After living on food substitute known as Soylent formula for three months, creator and CEO of Soylent International Rob Rhinehart claims,"I've never been healthier in my life." From the help of overwhelming support through a Kickstarter campaign, Rhinehart is set to manufacture and distribute the formula to the rest of the world, hoping to ship orders as early as August 2013.

As a 24-year-old software engineer from Atlanta, Ga., Rhinehart grew wary of the financial cost and time spent on planning and preparing meals three times a day.

"I started wondering why something as simple and important as food was still so inefficient, given how streamlined and optimized other modern things are," Rhinehart told

His solution: creating a food substitute formula made of raw chemical powders, starch, whey protein, and other undisclosed ingredients, which purportedly contains all the nutrition and calories needed in a balanced diet. Soylent contains amino acids, carbohydrates, fat, minerals and vitamins, with a third of the calories and no cancer-causing or toxic agents.

Rhinehart began to make headlines in March after embarking on his experiment to live primarily on Soylent. Now, after consuming Soylent for three months, he is confident enough in his product's safety and took steps to find financial backing for large-scale manufacturing and distribution.

Soylent International's Kickstarter campaign greatly surpassed its goal of $100,000 by raising $670,308 from 5,476 supporters as of June 18. People who donated higher amounts of money were given one-week to three-month supplies of Soylent to try.

So far, the only trials and experiments on Soylent have been performed by Rhinehart on himself and a small group of early adopters. He details the experience on his blog Mostly Harmless.

After three months of Soylent, Rhinehart has been able to maintain his body weight of 180 pounds. Though his body fat is low for a non-athlete at 9.6 percent, he solves his fat deficiency by supplementing with bacon.

On a trip to Los Angeles, Rhinehart returned to eating standard food for a week, but felt his cognitive capacities diminish. He felt himself becoming more impatient, his senses dulled, and he lost motivation to go to the gym. But his mental faculties and motivation to be active returned soon after continuing to his Soylent-based diet.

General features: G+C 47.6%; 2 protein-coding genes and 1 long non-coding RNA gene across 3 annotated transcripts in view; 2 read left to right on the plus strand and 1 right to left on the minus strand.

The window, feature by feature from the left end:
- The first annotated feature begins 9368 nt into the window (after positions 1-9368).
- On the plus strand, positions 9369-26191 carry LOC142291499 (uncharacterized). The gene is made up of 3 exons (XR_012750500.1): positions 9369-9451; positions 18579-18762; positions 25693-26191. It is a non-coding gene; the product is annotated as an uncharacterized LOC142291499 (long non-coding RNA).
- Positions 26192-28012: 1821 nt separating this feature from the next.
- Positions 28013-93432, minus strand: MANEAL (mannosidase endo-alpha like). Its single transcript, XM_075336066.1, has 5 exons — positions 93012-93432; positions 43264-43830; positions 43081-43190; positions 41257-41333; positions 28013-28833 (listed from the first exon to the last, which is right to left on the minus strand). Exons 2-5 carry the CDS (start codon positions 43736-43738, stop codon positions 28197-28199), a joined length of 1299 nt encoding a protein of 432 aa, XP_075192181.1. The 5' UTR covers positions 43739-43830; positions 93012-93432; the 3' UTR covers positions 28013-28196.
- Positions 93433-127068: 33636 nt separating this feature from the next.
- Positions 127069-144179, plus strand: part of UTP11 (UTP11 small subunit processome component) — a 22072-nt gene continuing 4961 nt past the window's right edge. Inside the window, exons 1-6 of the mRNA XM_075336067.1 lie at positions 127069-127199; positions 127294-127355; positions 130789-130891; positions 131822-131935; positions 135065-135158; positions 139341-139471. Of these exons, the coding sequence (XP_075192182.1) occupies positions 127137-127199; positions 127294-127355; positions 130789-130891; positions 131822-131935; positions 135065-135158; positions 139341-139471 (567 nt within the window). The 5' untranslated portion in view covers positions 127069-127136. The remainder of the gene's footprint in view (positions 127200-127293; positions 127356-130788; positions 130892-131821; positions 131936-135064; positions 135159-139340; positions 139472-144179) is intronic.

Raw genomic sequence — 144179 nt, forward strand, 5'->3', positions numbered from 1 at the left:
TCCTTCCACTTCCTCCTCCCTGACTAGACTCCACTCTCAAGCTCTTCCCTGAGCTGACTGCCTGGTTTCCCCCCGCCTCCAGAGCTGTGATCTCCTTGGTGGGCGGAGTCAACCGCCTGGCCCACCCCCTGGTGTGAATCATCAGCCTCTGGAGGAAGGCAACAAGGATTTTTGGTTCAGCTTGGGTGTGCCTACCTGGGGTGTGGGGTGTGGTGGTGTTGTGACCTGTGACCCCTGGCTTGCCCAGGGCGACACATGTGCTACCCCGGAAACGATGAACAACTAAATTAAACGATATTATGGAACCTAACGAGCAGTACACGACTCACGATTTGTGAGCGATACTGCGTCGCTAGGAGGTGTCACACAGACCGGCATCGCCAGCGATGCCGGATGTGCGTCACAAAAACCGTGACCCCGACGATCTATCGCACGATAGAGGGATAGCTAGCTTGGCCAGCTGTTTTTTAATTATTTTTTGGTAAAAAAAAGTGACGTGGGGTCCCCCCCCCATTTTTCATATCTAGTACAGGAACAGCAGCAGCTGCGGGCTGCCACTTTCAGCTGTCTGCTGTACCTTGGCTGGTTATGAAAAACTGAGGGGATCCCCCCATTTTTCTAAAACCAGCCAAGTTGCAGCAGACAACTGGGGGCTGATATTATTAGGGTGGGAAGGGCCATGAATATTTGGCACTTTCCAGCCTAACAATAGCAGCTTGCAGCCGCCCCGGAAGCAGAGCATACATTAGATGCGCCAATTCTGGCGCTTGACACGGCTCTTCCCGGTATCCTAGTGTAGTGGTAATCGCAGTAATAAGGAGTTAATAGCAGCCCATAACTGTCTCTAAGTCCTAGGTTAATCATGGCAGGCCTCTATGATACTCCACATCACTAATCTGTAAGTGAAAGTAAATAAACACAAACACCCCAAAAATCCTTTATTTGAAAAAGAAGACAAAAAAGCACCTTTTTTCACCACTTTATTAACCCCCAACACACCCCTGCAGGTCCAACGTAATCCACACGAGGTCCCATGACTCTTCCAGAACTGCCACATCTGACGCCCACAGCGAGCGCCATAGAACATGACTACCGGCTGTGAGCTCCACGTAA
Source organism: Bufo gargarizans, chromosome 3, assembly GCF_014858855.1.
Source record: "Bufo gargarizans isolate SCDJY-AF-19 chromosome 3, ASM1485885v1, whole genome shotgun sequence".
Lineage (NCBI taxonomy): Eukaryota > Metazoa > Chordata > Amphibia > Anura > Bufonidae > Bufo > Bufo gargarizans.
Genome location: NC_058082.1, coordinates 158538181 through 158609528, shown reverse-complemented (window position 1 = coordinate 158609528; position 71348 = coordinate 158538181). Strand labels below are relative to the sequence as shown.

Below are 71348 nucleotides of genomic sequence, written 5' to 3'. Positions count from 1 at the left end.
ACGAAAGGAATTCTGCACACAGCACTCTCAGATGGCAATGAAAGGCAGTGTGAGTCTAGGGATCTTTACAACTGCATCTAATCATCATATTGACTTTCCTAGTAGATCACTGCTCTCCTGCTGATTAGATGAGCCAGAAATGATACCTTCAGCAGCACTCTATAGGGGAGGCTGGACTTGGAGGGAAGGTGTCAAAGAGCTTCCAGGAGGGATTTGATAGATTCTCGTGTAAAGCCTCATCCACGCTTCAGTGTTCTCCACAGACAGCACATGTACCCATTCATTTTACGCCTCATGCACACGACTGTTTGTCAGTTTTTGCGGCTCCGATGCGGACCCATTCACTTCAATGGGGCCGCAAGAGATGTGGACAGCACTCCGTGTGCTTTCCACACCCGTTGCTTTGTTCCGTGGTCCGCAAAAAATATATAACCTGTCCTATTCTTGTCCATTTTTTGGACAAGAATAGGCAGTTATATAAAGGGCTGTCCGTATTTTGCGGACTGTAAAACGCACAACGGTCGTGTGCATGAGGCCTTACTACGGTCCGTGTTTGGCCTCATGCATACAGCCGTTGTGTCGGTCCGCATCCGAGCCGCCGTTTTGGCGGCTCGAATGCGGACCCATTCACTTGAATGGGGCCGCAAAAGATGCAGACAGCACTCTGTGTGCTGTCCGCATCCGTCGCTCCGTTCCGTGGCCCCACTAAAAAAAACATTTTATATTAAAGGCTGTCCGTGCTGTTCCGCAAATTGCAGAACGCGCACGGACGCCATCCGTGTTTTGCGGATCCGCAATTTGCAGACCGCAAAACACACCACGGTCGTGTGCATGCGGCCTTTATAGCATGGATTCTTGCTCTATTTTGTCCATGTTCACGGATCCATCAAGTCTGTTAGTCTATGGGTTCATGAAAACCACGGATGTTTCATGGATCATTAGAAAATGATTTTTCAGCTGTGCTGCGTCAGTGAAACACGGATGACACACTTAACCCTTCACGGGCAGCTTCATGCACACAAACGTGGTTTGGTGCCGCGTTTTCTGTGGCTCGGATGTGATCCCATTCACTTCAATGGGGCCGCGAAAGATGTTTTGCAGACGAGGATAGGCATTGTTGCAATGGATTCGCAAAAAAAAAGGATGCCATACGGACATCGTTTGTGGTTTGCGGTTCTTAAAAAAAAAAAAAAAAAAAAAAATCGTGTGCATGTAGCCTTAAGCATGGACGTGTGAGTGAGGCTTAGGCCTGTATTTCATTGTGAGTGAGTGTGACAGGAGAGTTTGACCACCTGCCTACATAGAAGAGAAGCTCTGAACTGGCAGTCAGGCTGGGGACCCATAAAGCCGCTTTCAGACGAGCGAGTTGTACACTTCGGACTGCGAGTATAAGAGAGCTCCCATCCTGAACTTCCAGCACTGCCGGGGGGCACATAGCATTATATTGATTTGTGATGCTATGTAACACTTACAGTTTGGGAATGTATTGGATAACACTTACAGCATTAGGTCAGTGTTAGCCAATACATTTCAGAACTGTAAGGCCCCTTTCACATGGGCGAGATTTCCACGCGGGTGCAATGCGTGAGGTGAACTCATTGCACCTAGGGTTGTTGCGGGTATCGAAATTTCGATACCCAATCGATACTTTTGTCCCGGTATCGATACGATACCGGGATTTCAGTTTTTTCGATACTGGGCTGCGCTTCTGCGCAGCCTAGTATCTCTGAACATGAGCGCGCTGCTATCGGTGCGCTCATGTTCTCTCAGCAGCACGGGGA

An early adopter quoted on his Kickstarter campaign website also echoed its mental health benefits, saying that "the cognitive effects are extremely noticeable, in fact the most noticeable for me."

Rhinehart said he did experience some joint aches, which he attributed to a deficiency in sulfur. The deficiency, Rhinehart explained, was evident in the fact that his flatulence no longer contained the usual characteristic sulfur odor. He adjusted his formula accordingly. Other adjustments included adding more fiber and creatine.

His intention isn't to replace food as we know it, but rather recognize the difference between food for fuel, and food for leisure. Rhinehart still eats regular food from time to time, saying he appreciates food more for its flavor. Now that he gets his caloric needs addressed with Soylent, he no longer craves high-calorie foods like pizza and cheeseburgers, but instead discovered a new love for sushi.

As David Renteln, vice president of business development, said in the promotional video featured below, "I love food, I just don't need 21 nice meals a week."

Much of the hype surrounding Soylent is because of the hope it will address food insecurity issues throughout the world. Distributed in a powder form, the food substitute requires no refrigeration, no cookware, and doesn't spoil.

Its benefits could extend beyond addressing hunger. Aside from freeing up time spent on cooking, Rhinehart noticed a decrease in his water and electricity bills as well. Optimizing the process from food to consumption could lower sanitation requirements demanded by the food industry and liberate many women from spending a long time hovering over stoves.

"Soylent is probably not going to solve hunger, obesity, and health in one fell swoop. But I certainly think it could help," Rhinehart writes. "And I certainly think these problems are worth working on."

In response to criticism from foodies, who often enjoy devoting time and energy to creating delicious, nutritional meals, Rhinehart invites them to consider whether the rest of the world has the means to do the same. Even if food production and preparation do remain largely unchanged, people could stand to benefit from having a choice between standard food and a nutritious, convenient alternative.

"We should solve the biological and logistical problems behind health and food security, and then focus on making foods that are altogether new and wonderful."